Economic Report: U.S. economy adds strong 273,000 jobs in February, but coronavirus looms as threat to hiring

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The numbers: The U.S. in February added a surprisingly robust 273,000 new jobs for the second month in a row, but the threat to the global economy from the coronavirus could act as a brake on hiring in the months ahead.

An acceleration in hiring in the past two months nudged the unemployment rate down to 3.5% from 3.6%, matching a 50-year low.

The increase in new jobs easily surpassed the 165,000 forecast of economists surveyed by MarketWatch. Hiring was strongest among health-care providers, restaurants, construction companies and government.

Before the employment report, premarket trading pointed to another big decline in the stock market on concerns about the impact of the coronavirus epidemic. Stocks have gyrated wildly in the past few weeks, sinking one day and surging the next as investors try to assess the economic fallout from the disease.

Related: New U.S. jobless claims still very low. No coronavirus layoffs visible yet

What the February employment report shows is that the U.S. economy was in very good shape before the coronavirus began to take a toll. So far the damage has been limited, but it could grow in the months ahead until the virus is contained.

Read:Coronavirus update: 97,841 cases, 3,347 deaths, airline stocks tumble

What happened: Health-care providers led the way in hiring by adding 57,000 jobs. The industry has been one of the fastest growing for years in large part due to an aging population.

Restaurants and bars filled 53,000 positions and government employment rose by 45,000, including 7,000 temporary Census workers. The federal government is expected to add up to 500,000 temporary workers for the 2020 Census and hiring is already underway.

Construction companies boosted employment by 42,000 in January to mark the second straight big increase. Unseasonably warm weather and rising demand for housing have given the industry a big lift.

Low and still falling interest rates are stoking demand, but it remains to be seen if buyers are scared off by the coronavirus.

Manufacturers also added 15,000 jobs.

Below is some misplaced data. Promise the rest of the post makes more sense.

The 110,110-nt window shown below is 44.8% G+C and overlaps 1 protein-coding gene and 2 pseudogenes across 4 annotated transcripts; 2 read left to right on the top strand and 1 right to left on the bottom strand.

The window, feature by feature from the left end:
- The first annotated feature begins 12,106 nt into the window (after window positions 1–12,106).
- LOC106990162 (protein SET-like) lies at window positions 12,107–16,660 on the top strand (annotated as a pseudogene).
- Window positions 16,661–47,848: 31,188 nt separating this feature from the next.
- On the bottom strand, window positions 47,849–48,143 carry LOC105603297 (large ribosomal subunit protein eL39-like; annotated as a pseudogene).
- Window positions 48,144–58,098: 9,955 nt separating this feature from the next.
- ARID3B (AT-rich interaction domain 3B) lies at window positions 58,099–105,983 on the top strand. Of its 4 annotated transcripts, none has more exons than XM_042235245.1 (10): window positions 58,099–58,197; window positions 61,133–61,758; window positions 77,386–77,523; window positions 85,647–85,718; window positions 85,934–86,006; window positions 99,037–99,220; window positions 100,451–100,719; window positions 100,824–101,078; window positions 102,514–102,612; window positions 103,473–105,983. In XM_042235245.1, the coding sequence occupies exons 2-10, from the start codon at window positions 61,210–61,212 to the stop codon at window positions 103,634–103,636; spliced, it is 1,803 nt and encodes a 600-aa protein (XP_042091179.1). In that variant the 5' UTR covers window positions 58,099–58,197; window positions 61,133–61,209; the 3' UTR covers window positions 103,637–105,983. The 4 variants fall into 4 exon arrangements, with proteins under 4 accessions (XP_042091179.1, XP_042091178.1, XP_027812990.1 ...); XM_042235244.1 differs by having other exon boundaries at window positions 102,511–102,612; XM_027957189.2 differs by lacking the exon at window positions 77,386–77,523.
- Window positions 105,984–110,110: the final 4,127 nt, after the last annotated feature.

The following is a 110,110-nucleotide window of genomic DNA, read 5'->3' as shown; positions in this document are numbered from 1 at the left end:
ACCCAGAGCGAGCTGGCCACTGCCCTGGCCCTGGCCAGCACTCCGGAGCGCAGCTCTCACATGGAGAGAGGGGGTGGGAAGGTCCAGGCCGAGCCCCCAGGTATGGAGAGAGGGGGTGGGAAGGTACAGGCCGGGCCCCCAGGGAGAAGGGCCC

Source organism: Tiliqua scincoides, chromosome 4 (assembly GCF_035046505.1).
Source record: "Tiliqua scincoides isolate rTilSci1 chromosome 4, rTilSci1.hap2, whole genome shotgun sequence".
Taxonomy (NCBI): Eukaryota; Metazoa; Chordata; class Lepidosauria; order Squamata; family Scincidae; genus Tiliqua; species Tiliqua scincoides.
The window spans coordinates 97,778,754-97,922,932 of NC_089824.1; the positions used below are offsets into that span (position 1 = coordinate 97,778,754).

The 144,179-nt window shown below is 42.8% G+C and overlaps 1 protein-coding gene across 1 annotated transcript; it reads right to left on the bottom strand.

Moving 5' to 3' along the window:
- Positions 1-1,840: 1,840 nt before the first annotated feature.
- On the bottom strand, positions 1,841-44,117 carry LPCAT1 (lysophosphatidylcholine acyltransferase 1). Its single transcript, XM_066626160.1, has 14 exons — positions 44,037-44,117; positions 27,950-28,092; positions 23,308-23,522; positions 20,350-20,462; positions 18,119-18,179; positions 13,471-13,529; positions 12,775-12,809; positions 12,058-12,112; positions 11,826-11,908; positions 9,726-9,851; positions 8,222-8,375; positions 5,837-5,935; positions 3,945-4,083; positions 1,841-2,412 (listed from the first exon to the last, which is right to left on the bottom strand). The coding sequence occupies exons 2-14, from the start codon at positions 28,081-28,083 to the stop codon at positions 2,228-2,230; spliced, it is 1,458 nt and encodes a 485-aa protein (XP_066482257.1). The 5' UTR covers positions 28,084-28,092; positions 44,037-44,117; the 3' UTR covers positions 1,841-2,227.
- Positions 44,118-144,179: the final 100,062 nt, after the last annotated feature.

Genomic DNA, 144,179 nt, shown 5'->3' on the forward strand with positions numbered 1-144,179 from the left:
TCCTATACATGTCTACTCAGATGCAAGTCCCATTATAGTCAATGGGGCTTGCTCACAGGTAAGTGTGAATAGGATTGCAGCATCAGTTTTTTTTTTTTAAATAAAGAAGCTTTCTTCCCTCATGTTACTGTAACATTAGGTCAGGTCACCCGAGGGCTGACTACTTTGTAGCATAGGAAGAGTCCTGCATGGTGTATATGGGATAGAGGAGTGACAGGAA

Employment fell slightly among retailers and transportation companies.

The amount of money the average worker earns rose 9 cents to $28.52 an hour last month.

The increase in pay in the past 12 months slipped to 3% from 3.1%. Wage gains have topped out at around 3% despite the tightest labor market in decades. Companies have relied more on fringe benefits and other sweeteners instead of higher wages to attract or retain workers.

Employment gains for January and December, meanwhile, were revised up by a combined 85,000. The government raised the increase in new jobs in January to 273,000 from 225,000. December’s gain was lifted to 184,000 from 145,000.

Over the past three months, the economy had added an average of 243,000 new jobs a month, an extremely high number so deep into an economic expansion.

See: MarketWatch Economic Calendar

Big picture: The economy is unlikely to keep up the current pace of job creation with the threat from the coronavirus looming. Airlines are cutting back on flights, large public events are being canceled, people aren’t traveling as much and so forth. All of these things are curtailing economic activity and could even lead to layoffs.

Southwest CEO Gary Kelly said a sudden dropoff in ticket sales “has a 9/11 feel,” referring to the slump in the airline industry after the terrorist attack in 2001. The attack contributed to a deepening of the 2001 recession.

A recession could happen in a worst-case scenario, economists say, but it’s still too early to tell.

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Market reaction: The Dow Jones Industrial Average DJIA, -3.57% and S&P 500 SPX, -3.39% were set to tumble again in Friday trades.

Read:Biden leapfrogs Sanders on Super Tuesday and re-emerges as Democratic favorite

The 10-year Treasury yield TMUBMUSD10Y, 0.739% slipped to as low as 0.77%. Yields have fallen to a record low as investors seek the perceived safety of government bonds as a haven for their money.

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